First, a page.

The New Zealand dollar dropped below 80 US cents for the first time since September last year after Reserve Bank governor Graeme Wheeler said the currency was still unjustifiably high, a consideration he takes into account as to whether intervention is appropriate.
The kiwi fell as low as 79.91 US cents, trading at 79.94 cents at 5pm in Wellington, down from 80.73 cents at 8am and 80.80 cents yesterday. The trade-weighted index dropped to 77.62 from 78.15 yesterday.
Wheeler reiterated his view the local currency's strength was "unsustainable and unjustified", which he called "important considerations in assessing whether exchange rate intervention is feasible" along with whether on-market activity would be effective.
Wheeler's jawboning comes ahead of Reserve Bank figures on Monday which will show whether the central bank was active in the foreign exchange market in August.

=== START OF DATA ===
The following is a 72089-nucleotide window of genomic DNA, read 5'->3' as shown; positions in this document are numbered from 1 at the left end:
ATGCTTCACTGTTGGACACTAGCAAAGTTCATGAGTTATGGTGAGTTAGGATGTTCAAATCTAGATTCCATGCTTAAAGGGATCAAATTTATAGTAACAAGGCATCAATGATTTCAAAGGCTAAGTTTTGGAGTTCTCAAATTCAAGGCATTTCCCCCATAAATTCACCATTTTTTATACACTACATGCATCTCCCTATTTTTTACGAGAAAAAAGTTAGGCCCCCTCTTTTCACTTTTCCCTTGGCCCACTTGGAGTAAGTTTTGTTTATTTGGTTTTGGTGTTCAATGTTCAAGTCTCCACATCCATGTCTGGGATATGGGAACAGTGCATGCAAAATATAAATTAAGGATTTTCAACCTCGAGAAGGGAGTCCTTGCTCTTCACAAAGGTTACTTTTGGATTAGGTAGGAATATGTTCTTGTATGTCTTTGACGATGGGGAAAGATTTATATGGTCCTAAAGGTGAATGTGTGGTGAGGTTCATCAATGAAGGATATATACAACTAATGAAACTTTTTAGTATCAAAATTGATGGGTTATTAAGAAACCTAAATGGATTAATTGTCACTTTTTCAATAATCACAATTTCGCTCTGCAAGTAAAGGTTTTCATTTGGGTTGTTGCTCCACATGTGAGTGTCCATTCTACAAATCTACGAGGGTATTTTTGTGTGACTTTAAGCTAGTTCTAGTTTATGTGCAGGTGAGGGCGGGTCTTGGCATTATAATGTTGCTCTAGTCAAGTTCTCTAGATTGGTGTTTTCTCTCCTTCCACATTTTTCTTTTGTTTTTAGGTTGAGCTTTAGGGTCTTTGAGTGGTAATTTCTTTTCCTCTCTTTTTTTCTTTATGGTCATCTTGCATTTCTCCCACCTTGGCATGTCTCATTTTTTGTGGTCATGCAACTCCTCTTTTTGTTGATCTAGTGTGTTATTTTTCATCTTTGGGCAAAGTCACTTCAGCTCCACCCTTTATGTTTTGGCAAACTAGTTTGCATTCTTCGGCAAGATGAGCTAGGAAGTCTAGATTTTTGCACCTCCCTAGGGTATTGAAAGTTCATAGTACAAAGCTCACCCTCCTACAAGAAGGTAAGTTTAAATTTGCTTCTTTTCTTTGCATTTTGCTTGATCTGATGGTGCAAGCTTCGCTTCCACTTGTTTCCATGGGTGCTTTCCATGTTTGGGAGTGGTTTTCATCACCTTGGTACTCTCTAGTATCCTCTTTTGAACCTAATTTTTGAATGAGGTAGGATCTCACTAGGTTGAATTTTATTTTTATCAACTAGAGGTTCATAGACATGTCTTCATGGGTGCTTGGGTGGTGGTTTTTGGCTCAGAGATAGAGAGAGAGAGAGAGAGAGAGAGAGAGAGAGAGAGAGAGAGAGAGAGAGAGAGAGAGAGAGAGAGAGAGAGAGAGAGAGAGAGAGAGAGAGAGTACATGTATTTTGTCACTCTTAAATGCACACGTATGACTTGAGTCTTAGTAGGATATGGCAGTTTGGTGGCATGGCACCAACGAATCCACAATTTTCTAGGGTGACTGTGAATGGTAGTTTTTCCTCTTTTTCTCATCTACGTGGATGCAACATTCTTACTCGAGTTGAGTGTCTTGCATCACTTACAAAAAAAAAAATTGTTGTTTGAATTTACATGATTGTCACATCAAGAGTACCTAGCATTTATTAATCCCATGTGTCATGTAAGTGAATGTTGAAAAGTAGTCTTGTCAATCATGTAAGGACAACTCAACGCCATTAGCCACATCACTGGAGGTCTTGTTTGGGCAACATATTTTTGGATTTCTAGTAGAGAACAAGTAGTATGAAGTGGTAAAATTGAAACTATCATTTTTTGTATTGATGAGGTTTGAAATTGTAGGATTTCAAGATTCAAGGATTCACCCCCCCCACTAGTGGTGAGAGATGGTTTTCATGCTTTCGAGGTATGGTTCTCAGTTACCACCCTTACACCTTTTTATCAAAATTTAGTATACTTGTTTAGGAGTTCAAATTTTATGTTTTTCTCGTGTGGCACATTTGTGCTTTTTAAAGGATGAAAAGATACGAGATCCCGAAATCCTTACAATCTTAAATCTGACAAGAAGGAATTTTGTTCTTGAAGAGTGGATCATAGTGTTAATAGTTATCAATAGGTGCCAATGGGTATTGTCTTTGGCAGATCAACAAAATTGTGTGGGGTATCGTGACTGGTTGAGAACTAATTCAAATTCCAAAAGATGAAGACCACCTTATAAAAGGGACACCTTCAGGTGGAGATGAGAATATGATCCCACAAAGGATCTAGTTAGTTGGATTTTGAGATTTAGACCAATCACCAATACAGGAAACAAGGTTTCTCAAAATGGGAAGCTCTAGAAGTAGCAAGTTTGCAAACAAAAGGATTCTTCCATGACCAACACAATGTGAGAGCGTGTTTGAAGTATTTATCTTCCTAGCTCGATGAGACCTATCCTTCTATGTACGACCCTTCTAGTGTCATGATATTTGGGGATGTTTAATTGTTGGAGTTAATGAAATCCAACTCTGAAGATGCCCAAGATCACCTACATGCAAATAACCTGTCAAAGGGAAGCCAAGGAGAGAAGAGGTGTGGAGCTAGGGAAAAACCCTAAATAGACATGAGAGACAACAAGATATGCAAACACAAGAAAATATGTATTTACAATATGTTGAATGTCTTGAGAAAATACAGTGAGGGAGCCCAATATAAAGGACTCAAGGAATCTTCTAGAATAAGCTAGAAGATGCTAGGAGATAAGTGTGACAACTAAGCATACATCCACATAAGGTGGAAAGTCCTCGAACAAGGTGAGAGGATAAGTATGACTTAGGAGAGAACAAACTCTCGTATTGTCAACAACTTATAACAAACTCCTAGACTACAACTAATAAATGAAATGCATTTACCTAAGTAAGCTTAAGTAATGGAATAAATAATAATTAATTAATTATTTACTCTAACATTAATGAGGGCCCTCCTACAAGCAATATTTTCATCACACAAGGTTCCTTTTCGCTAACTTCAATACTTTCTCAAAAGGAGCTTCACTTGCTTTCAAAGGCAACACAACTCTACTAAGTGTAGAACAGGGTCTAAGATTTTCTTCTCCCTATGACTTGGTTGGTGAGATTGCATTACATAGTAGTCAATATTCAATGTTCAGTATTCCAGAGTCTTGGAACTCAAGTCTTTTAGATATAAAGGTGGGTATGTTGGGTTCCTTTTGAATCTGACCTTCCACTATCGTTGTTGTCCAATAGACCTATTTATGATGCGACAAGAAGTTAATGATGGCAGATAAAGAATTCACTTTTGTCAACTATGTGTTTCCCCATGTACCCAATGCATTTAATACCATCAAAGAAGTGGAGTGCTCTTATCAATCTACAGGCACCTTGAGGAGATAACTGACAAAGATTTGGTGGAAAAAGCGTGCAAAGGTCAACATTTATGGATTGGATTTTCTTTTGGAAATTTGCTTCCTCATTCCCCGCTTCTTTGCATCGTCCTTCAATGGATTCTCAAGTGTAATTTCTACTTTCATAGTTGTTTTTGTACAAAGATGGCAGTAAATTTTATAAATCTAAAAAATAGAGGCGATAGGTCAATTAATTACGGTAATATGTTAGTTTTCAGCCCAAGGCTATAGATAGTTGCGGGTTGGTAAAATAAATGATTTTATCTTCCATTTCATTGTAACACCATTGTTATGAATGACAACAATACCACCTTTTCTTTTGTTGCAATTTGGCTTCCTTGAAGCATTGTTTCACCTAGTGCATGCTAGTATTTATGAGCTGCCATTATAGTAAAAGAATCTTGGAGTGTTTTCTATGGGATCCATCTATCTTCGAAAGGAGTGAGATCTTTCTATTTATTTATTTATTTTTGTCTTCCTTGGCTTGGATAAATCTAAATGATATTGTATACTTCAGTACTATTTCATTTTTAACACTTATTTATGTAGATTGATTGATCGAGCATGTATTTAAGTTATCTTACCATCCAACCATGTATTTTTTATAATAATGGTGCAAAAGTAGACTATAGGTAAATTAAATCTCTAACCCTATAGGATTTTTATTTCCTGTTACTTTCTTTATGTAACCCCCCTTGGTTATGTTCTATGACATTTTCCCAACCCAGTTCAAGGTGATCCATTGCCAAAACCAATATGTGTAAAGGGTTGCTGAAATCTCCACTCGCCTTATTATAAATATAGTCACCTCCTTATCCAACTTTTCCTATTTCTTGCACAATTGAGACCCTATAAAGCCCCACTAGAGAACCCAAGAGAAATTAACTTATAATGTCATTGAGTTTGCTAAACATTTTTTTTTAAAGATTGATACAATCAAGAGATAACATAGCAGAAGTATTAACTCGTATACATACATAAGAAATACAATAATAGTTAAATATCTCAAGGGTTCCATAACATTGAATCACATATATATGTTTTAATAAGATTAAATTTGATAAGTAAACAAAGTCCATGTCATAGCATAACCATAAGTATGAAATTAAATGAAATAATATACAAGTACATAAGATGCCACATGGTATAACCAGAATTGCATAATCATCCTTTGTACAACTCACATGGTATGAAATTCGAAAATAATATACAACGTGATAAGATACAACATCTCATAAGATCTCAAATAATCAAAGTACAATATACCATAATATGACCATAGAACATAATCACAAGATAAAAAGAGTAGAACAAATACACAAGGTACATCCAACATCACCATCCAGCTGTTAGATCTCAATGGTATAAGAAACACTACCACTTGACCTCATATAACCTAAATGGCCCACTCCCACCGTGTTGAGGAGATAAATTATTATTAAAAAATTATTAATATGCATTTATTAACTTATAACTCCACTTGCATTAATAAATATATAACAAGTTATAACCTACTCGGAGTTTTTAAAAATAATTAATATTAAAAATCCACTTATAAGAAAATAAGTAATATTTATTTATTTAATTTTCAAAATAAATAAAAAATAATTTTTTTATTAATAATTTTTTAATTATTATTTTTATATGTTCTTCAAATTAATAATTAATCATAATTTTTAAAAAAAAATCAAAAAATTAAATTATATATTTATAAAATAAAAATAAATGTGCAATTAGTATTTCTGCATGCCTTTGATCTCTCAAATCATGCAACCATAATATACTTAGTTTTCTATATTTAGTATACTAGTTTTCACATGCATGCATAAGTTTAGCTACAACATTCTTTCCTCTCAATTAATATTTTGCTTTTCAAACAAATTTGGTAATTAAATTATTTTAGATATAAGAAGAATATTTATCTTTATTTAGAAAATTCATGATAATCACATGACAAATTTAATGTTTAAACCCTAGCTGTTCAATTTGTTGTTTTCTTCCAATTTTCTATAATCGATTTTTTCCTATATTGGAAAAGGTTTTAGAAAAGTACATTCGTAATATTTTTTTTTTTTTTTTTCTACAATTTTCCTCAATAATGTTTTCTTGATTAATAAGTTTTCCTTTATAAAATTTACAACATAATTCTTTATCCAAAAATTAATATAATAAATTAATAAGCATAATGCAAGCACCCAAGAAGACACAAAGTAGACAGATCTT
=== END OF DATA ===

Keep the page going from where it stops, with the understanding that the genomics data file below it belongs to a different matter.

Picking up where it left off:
Speculation the bank intervened prompted the kiwi to spike lower on the morning of Aug. 25.
"(European Central Bank president Mario) Draghi talked the euro lower yesterday, and Wheeler's done the same thing today - he's been quite effective," said Tim Kelleher, head of institutional FX sales NZ at ASB Institutional in Auckland. "This is not just a kiwi story, the US dollar's strong across the board with the DXY (Dollar Index) above its five-year trend line."
ASB's Kelleher said the currency has strong support between 80 US cents and 80.50 cents, and would head towards 78 cents if that level breaks.
The local currency has dropped from a peak 88.35 US cents on July 10 as global markets anticipate the US Federal Reserve will start hiking interest rates earlier than expected, and as local commodity prices of logs and dairy come off, eroding returns for two of New Zealand's biggest exports.
Commodity-linked currencies such as the kiwi, Australian and Canadian dollars have been on the decline this week amid fears China's economy may be faltering, and the Wall Street Journal today reported the ruling Communist Party may be looking to replace Zhou Xiachan as the governor of the People's Bank of China.
The local currency dropped to 87.22 yen at 5pm in Wellington from 87.67 yen yesterday, and declined to 90.56 Australian cents from 91.08 cents. It fell to 62.59 euro cents from 62.85 cents yesterday, and decreased to 48.98 British pence from 49.25 pence.